Why the word ‘Hypoallergenic’ should set off alarm bells when researching baby mattresses

by David Power

Asthma & Allergy Foundation Of America Community Blog about the misuse of the word Hypoallergenic

When I think of the term ‘hypoallergenic’, I think of Ben Goldacre. When he passes on, we will be heading the campaign for beatification. For it was Goldacre that wrote a wonderful book called ‘Bad Science’, bemoaning the mainstream reporting of health issues. In particular, how all sorts of people are let get away with outlandish claims and not held to account. My favourite line relates to a chapter on a renowned Scottish TV diet guru and self-styled “doctor” whom he introduces as “Gillian McKeith, or to give her her full medical title, Gillian McKeith”.

Hypoallergenic, or whatever you’re having yourself

It is in this spirit that I want to talk about the term ‘Hypoallergenic’. If you are a new mum, you’ll almost certainly have come across the word ‘Hypoallergenic’, particularly where baby mattresses and bedding are concerned. Now, you probably didn’t think too much about it. It sounds kind of impressive and like it must be good – anti-allergy and all that. Sounds medical and reassuring. In fact, the American Food and Drug Administration (FDA) tell us on their website that ‘the term means whatever a particular company wants it to mean’.

Hypoallergenic is a marketing, not a medical, term

Several respected information websites say it is a term that was invented by an advertising company back in 1953 and that since then companies have been using the term rather loosely and in a way that suits their needs in order to convince consumers that their product is safer than others and it is a term most especially used by cosmetics and textiles manufacturers. So it would seem that it was purely conceived as a marketing initiative to promote products to consumers. However, it is a term many dermatologists say has very little meaning.

Companies producing products such as lotions, clothing, and even baby mattresses, have been using the claim that their offerings are “hypoallergenic” for many years now. They may use other phrases too such as “safe for sensitive skin” or “allergy tested” implying that their products are less likely to cause allergic reactions compared to their competitors.

They may even say that testing has been carried out by laboratories on their behalf when they make these claims, but people buying the product cannot be totally assured that it will be less likely to cause an allergic reaction. Where is the independent, scientific testing? Some may just be paying money to a charity for their endorsement, but again, there is no independent testing involved.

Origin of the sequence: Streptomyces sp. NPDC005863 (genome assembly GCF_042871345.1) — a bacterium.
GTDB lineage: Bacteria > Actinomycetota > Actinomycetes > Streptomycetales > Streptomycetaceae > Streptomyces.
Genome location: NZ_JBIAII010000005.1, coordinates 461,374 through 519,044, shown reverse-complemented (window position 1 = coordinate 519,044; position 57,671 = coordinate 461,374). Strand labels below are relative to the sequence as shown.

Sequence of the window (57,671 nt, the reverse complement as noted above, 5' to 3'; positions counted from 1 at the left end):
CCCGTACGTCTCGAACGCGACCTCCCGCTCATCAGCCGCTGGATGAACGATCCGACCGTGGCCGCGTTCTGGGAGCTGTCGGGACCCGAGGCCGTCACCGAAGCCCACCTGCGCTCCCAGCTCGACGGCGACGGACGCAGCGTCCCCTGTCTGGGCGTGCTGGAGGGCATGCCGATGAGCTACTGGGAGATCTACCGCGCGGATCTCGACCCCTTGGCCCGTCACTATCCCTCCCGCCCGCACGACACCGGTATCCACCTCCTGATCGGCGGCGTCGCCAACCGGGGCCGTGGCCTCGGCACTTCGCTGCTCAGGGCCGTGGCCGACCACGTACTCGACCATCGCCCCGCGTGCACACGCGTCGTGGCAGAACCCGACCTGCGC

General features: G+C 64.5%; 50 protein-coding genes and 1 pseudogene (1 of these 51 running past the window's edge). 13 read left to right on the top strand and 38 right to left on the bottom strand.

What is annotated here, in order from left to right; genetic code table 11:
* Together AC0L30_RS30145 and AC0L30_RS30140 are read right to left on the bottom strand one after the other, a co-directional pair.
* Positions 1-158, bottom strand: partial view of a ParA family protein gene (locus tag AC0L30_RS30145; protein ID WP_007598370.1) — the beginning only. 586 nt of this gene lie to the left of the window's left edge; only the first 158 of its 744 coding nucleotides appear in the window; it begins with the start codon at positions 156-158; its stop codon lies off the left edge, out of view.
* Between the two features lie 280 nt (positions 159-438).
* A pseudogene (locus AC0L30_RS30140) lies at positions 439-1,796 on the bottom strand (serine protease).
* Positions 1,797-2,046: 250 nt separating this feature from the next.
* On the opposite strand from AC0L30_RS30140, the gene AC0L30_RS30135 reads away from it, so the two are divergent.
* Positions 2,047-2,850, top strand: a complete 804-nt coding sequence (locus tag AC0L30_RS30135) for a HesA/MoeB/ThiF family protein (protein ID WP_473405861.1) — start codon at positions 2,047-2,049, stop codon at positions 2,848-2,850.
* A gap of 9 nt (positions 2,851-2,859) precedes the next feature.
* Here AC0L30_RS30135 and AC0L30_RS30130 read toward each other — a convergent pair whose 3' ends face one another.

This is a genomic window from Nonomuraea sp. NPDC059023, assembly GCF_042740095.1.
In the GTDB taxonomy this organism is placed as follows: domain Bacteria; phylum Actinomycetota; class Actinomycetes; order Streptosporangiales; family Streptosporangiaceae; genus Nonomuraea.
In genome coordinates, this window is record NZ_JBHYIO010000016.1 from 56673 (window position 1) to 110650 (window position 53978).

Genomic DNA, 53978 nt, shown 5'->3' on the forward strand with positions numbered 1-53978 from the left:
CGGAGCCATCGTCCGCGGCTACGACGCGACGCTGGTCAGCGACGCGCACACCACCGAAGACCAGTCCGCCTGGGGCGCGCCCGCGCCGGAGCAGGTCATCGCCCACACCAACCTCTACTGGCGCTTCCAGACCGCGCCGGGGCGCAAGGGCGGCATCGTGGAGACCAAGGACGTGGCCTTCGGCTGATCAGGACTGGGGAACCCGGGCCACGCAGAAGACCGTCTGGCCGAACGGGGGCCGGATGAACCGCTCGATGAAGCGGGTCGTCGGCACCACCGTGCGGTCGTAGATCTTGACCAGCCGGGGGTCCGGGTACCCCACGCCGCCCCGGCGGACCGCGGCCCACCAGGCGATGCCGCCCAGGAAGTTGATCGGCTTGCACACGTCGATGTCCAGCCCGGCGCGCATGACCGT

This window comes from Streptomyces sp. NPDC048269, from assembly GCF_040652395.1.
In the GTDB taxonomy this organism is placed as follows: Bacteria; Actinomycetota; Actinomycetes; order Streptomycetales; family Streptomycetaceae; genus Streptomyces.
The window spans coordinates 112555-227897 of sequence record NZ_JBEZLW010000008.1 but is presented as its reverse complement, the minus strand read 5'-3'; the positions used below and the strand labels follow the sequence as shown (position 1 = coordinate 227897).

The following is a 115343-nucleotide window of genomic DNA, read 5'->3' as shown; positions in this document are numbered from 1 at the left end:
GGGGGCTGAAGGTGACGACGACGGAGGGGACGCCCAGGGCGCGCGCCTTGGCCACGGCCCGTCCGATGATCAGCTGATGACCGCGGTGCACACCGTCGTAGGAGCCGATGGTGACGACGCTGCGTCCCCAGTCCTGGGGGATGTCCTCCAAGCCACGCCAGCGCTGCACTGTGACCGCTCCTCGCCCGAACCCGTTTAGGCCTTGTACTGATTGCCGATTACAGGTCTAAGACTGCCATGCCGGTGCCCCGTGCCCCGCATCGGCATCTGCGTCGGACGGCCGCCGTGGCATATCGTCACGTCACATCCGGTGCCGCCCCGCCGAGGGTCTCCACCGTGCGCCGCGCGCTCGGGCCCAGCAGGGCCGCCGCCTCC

The Asthma & Allergy Foundation of America have a good article on their community blog in relation to this topic titled "Hypoallergenic: Science or Marketing Hype" . It starts by saying "It’s common to see the term “hypoallergenic” on many products and services. It’s a word many consumers have become comfortable with. It makes some believe anything with this label is better for them and less likely to trigger asthma and allergy symptoms." In Pure Zees  opinion it is well worth reading so click on the link to it.

Who can you trust?

To help consumers who have concerns with allergies, the Asthma and Allergy Foundation of America (the leading patient organization for people with asthma and allergies, and the oldest asthma and allergy patient group in the world), together with Allergy Standards Ltd (a leading global independent research organisation), have prepared tests and standards for a wide range of products to declare their suitability for people whose lives are affected by allergies and asthma.

They created a certification mark to help consumers identify products that they can trust in the knowledge that they have been subject to rigorous independent scientific testing to determine their suitability.

So, rather than looking for the word hypoallergenic on products, it is hoped that more and more products will carry this certification mark and make it easier for people to make a better and more informed decision.

If you or your partner suffer from asthma or allergies, then there is a higher chance that your new baby will go on to develop asthma or allergies as well. So it makes complete sense for you to opt for a baby mattress, for instance, that has been scientifically tested and proven to be more beneficial for allergen reduction.

However, if you or your partner have never suffered from asthma or allergies, it still makes sense to opt for the product that has been tested for chemicals and is proven to reduce exposure to allergens as asthma and allergies are lifelong conditions that are on the increase worldwide.





David Power
David Power

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